The Lake Chad region faces historically rooted structural challenges, due to its history of economic marginalisation and the increasing environmental degradation, which are eroding the livelihood of farmers, herders and fishers. Socio-political grievances have exacerbated the drivers of the insurgency, reducing the resilience and coping abilities of the local civilian population."Boko Haram" has, indeed, successfully intercepted local grievances about lack of services, job opportunities and seasonal food crises and turned them into a means to recruit foot soldiers. In the process, it provided people with a channel for economic agency and extended its network throughout the wider Lake Chad region. Profiting from the inability of local communities to access local resources, the organisation used violence to hijack trading networks, looting and obstructing the flow of livestock and food supplies. This led to further competition over basic services, such as those provided by INGOs, pushing communities to accept precarious measures to meet needs, like hawking, child labour, transactional sex and, increasingly, joining the ranks of "Boko Haram”.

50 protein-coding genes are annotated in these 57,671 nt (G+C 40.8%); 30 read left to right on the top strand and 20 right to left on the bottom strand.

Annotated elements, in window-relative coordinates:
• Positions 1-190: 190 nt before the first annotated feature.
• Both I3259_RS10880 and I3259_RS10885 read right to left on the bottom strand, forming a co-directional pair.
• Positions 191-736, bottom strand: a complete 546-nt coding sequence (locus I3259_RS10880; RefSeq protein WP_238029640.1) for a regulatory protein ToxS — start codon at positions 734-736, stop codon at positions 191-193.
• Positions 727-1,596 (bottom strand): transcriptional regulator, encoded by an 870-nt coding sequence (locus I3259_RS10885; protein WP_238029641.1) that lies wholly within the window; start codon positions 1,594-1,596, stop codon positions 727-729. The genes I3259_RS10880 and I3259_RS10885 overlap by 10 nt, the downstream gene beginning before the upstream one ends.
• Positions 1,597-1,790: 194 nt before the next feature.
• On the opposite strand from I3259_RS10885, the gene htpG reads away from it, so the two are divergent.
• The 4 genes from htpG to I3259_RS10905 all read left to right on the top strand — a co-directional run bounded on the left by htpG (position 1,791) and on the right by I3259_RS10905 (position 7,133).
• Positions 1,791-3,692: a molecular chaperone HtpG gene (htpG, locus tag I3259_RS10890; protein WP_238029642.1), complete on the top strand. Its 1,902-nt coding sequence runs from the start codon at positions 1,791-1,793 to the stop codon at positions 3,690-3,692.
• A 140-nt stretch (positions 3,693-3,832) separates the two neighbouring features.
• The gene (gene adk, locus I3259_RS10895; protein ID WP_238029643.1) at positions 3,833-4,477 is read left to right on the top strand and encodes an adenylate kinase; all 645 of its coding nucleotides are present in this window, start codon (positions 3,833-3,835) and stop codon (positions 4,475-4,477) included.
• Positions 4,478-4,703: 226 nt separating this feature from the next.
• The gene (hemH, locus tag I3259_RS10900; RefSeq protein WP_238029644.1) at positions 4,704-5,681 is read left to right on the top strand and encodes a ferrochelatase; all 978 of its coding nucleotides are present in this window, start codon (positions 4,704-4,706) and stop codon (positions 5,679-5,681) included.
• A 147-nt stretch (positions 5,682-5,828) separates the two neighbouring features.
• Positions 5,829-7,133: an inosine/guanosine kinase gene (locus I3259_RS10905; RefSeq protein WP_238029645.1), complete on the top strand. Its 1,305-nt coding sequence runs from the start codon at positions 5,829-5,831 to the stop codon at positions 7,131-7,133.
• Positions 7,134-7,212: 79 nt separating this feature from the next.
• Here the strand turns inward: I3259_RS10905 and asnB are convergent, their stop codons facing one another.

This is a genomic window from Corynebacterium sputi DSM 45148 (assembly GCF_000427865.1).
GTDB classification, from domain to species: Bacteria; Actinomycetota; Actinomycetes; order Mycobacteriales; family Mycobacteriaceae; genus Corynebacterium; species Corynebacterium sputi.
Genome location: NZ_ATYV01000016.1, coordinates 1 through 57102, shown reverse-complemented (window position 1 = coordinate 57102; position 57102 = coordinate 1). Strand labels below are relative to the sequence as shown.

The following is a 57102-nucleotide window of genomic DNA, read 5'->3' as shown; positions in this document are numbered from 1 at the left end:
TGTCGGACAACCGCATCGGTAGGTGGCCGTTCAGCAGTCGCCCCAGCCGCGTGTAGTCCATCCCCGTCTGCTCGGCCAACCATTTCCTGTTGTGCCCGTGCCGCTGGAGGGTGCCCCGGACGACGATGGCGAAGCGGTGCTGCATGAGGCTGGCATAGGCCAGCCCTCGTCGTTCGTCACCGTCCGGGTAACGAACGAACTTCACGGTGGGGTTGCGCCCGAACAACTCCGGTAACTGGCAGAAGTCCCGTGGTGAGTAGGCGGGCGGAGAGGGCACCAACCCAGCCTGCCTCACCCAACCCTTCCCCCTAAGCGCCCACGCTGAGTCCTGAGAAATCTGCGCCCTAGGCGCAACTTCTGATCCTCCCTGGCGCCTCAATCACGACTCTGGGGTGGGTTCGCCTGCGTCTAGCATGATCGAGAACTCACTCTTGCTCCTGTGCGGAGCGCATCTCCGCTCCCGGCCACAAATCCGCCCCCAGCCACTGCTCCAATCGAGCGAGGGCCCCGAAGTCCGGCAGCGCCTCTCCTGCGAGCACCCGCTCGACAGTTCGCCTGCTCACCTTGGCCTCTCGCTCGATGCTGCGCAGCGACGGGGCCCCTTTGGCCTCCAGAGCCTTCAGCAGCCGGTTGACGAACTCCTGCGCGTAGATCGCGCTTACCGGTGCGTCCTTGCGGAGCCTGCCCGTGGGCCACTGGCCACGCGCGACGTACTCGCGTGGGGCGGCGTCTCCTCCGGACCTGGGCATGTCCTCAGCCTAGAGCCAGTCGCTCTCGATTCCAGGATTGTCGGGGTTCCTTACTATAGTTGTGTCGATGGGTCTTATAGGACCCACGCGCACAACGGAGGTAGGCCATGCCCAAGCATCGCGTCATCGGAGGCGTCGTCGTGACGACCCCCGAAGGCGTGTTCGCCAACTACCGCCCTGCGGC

The international response to Lake Chad’s humanitarian crisis remains severely under-funded, whereas regional governments do not seem to be much interested in working out a more comprehensive approach, besides their heavy-handed military reaction, to prevent a wider-scale famine, erosion of livelihoods and further displacements.
1. See A. Iocchi, “Boko Haram: Trans-National Flows and the Quest for an Economic Space”, Annual Review of Islam in Africa, vol. 12\13, 2016; A. Iocchi, “The Boko Haram franchise and the War on Terror in Nigeria”, Diritto e Questioni Pubbliche, vol. 15, no. 2, 2015, pp. 202-214.
2. IPCC-SREX, 2012: Summary for policy makers. Managing the risks of extreme events and disasters to advance climate change adaptation. A special report of Working Groups I and II of the Intergovernmental Panel on Climate Change, Geneva.
3. UNEP, Draft Desk Study Version 1 on the Lake Chad Basin. Report prepared by UNEP AEO, GIWA, UNEP DEPI, Michael, T.C and the Lake Chad Basin Commission. Department of Early Warning and Assessment (DEWA), UNEP, Nairobi, Kenya, 2003.
4. For a more in-depth analysis of "Boko Haram"’s appearance in Lake Chad, see A. Iocchi, “Space of Refuge, Space of War: Reshaping Territorial Order in Lake Chad”, Egypte/Monde Arabe, vol. 18, forthcoming 2018.
5. The classification between "lootable" and "obstructable" resources is drawn from M. Ross, “Oil, Drugs and Diamonds: How Do Natural Resources Vary in Their Impact on Civil War?”, in K. Ballentine and J. Sherman, Beyond Greed and Grievance: The Political Economy of Armed Conflict, Boulder, Lynne Rienner.6, 2003. The United Nations’ 2016 Plan for Lake Chad sought the basic $71 per person in need that, compared to the $150 of Ethiopia or $230 for Syria, reflects the shallow response of the international donor community.